Taylor Lynch watched as her friend since she was 8 made the final out to accomplish the goal they set when they were 5.
It was the final game of the Tallahassee Super Regional in Florida and Lynch was the last one out of the dugout to celebrate after seeing Madi Sue Montgomery throw a ball to first base to send Oklahoma State to the Women’s College World Series.
Not only was that out something Lynch, who tore her right anterior cruciate ligament in the fall season, had been working toward all year and the reason she played through the serious injury, but it was also a goal she knew was possible from the beginning of the season.
Then, OSU coach Kenny Gajewski had been making the national media rounds, guaranteeing his Cowgirls would make it to Oklahoma City like Joe Namath once said he would win the Super Bowl.
Lynch, a double major who wanted to spend her final season with her classmates, felt the same way.
“Obviously we want to go beyond the Super Regional, but our goal is behind it. If you aren’t laughing at our goals, then they aren’t high enough,” Lynch said at preseason media day in early February.
The road wasn’t at all easy, but now the Cowgirls have made it. For Lynch, it has been especially difficult. Resigned to playing the designated player position, she had the statistically worst season of her illustrious career.
She played with a bulky knee brace that limited her speed, forcing her to try to find the gap each time just to get on base and have a pinch runner come in for her. She has never been a power hitter, but over her OSU career she hit several long balls. Because of her knee, she never got to wear the home run chain this season.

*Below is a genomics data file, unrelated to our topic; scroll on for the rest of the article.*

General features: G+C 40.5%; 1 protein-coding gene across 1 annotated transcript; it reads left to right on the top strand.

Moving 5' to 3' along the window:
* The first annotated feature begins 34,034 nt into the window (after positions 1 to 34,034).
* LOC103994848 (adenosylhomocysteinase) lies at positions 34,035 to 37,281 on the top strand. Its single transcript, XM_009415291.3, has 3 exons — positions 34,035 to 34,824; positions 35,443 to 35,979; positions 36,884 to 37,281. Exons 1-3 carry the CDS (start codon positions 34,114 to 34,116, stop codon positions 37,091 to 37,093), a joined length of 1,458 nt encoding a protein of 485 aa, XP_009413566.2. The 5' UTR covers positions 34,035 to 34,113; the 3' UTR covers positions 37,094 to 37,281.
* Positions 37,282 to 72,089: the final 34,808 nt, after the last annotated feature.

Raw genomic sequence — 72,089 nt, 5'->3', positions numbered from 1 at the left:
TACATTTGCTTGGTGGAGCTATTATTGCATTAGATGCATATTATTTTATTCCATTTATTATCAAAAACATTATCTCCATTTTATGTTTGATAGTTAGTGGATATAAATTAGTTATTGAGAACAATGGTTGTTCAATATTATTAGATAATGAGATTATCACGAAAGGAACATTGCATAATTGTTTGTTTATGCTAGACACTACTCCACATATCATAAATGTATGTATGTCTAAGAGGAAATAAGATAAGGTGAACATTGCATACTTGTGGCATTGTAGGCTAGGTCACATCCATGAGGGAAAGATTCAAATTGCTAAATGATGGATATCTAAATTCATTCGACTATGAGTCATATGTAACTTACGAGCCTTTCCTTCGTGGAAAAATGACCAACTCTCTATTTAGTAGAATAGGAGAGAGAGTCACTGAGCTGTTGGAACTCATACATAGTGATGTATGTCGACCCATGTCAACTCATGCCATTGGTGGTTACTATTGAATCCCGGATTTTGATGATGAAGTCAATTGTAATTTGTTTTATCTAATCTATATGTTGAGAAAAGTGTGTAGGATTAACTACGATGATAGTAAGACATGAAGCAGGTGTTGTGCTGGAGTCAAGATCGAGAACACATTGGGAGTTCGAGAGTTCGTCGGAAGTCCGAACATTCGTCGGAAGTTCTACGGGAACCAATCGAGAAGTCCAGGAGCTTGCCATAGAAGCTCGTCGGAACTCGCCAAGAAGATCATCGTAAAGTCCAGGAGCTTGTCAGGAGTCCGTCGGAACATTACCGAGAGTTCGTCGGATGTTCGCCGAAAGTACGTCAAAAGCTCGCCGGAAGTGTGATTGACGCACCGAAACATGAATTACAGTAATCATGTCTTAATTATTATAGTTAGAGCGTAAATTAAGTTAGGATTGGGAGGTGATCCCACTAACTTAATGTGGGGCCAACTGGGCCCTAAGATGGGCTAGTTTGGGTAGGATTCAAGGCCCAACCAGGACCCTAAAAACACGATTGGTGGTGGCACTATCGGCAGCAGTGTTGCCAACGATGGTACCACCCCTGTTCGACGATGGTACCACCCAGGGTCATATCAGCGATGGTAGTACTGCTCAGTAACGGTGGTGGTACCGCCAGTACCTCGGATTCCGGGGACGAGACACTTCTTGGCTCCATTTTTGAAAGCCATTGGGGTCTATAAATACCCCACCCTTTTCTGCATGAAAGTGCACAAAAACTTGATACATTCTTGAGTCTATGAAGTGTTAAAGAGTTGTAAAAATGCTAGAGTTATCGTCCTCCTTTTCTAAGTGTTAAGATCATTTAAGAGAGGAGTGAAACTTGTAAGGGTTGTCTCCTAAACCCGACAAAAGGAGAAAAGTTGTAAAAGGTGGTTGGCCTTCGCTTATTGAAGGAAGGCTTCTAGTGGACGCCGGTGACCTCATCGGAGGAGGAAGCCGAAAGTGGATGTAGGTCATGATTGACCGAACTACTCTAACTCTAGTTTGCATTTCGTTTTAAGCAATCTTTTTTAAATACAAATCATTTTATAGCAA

Gajewski said Lynch was in a “deep, bad place” for a while because of her struggles.
“The last month has been challenging. I have lost a lot of sleep because I have made some decisions to not play her because she hasn’t been performing the way she wants to,” Gajewski said.
In the Stillwater Regional, he played junior Sydney Springfield in Lynch’s spot and it really caused Gajewski some problems benching a kid who had started all four years for him.
Lynch took it well, though. Before the year, she had been put in touch with former Florida player Francesca Enea, who played on separate torn ACLs in consecutive years. Lynch got some advice from Enea and knew it was going to be tough. There would be times she would be tested, but she never gave up.
“I knew it in October when I was making the decision between playing on a redshirt or a torn ACL. I thought about it and it took me a little bit, I always knew as soon as the doctor gave me the news,” Lynch said this week. “I knew this team was special and we had the right kids in this program with Sam Show and Gabby (Sprang) and the big transfers. Just those and the kids we already had. I knew what they were capable of on the field. I knew they were capable of going to the World Series and I wanted to be a part of that.”
Lynch had teammates around her to encourage her. She had Rylee Bayless as a hitting partner who kept Lynch informed on whatever the pitcher in a game was throwing and she had Montgomery, the girl who grew up about 45 miles from her, always telling her she could do it.